Empowering the Freelance Economy

UK energy transition faces “green trade” skills shortage

Solar panel installers are hired for their skills and flexibility/ Photo by Los Muertos Crew via Pexels
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SPECIAL REPORT

ENERGY TRANSITION & THE FREELANCE ECONOMY

There’s a “green trade” skills shortage in the renewable energy sector and it could be highly skilled freelancers that could come to the world’s rescue.


Green jobs are growing at around four times the rate of the overall UK employment market, with 2.2% of all new jobs classed as green (PwC). However, more than one-third of these roles are now based in London and the South East, with a dominance of professional and scientific roles. That leaves a massive green trade skills gap.

The global energy transition to a greener world is in dire need of skilled workers who also have the ability to train fellow workers and contractors. But with complicated and costly barriers in the energy, engineering and manufacturing hiring and supply chains, such as IR35, the UK is already hard pushed to meet its net-zero targets.

Green skills shortage

The second edition of PwC’s Green Jobs Barometer found that the number of green jobs advertised in the UK has almost trebled in the last year, equating to 336,000 positions

However, when it comes to job location, Wales and Scotland are among the top performers, it’s striking that one in five new green roles are based in the Capital, said the report

If growth continues on this trajectory, the compounding effect means the green economy will increase London’s dominance over other cities and regions. If we want to meet our Net Zero ambitions while driving growth, then the green economy needs to be nationwide.

Carl Sizer, PwC UK’s Head of Regions, says there is an ever-growing gap in new green trades jobs which are vital to net zero plans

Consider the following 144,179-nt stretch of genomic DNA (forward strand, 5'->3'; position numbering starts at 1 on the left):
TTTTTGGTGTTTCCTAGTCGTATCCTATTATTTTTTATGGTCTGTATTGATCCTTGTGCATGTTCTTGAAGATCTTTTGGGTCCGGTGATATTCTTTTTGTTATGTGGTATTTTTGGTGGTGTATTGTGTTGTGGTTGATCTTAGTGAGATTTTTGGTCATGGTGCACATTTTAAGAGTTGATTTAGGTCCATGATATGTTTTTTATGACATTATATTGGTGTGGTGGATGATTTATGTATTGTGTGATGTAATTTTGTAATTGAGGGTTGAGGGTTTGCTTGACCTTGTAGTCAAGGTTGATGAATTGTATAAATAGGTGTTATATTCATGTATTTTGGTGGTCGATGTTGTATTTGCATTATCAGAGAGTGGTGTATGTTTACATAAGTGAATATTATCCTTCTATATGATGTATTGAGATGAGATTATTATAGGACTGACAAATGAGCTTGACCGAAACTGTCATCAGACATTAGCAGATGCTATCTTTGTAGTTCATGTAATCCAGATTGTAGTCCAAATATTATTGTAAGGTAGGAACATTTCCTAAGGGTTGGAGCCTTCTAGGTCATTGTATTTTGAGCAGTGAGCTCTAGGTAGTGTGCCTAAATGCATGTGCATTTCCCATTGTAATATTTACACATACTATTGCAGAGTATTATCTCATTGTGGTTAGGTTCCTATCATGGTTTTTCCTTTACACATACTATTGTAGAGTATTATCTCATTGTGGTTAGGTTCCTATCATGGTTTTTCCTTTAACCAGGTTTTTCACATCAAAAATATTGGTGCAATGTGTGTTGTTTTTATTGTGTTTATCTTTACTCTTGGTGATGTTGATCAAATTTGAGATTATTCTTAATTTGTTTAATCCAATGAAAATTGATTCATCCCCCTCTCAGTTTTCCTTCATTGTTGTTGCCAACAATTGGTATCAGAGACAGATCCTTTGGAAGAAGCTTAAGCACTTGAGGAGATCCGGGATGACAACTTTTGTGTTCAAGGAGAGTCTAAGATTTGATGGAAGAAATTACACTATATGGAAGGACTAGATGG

“This year’s Barometer shows that many green jobs are in professional and scientific roles, while there is an ever-growing gap in new green trades jobs which are equally vital to net zero plans,” said Carl Sizer, PwC UK’s Head of Regions.

Sizer said that this is not just a story of job creation, but also one that “highlights the critical requirement for upskilling and training to prepare the UK workforce for the jobs that will realise the country’s ambitions.”

This will need significant investment, he said. For example, PwC’s data shows that between 10,000 and 66,000 new tradespeople will be needed each year to retrofit the 29 million homes with low EPC ratings.

The renewable energy sector’s skills shortage could hamper the world’s ability to achieve net-zero emissions, according to Antonio Scala, head of people and organization for Italian utility Enel SpA’s renewables, thermal generation, infrastructure and networks divisions.

Scala told S&P Global Commodity Insights that in the immediate future, companies such as Enel will mainly be hiring from utilities and the industrial sector because the transfer of skills from traditional sectors to renewable energy is more direct.

To meet longer-term staffing needs, “the world needs a skills and training revolution,” said Scala.

IR35 impact on the energy transition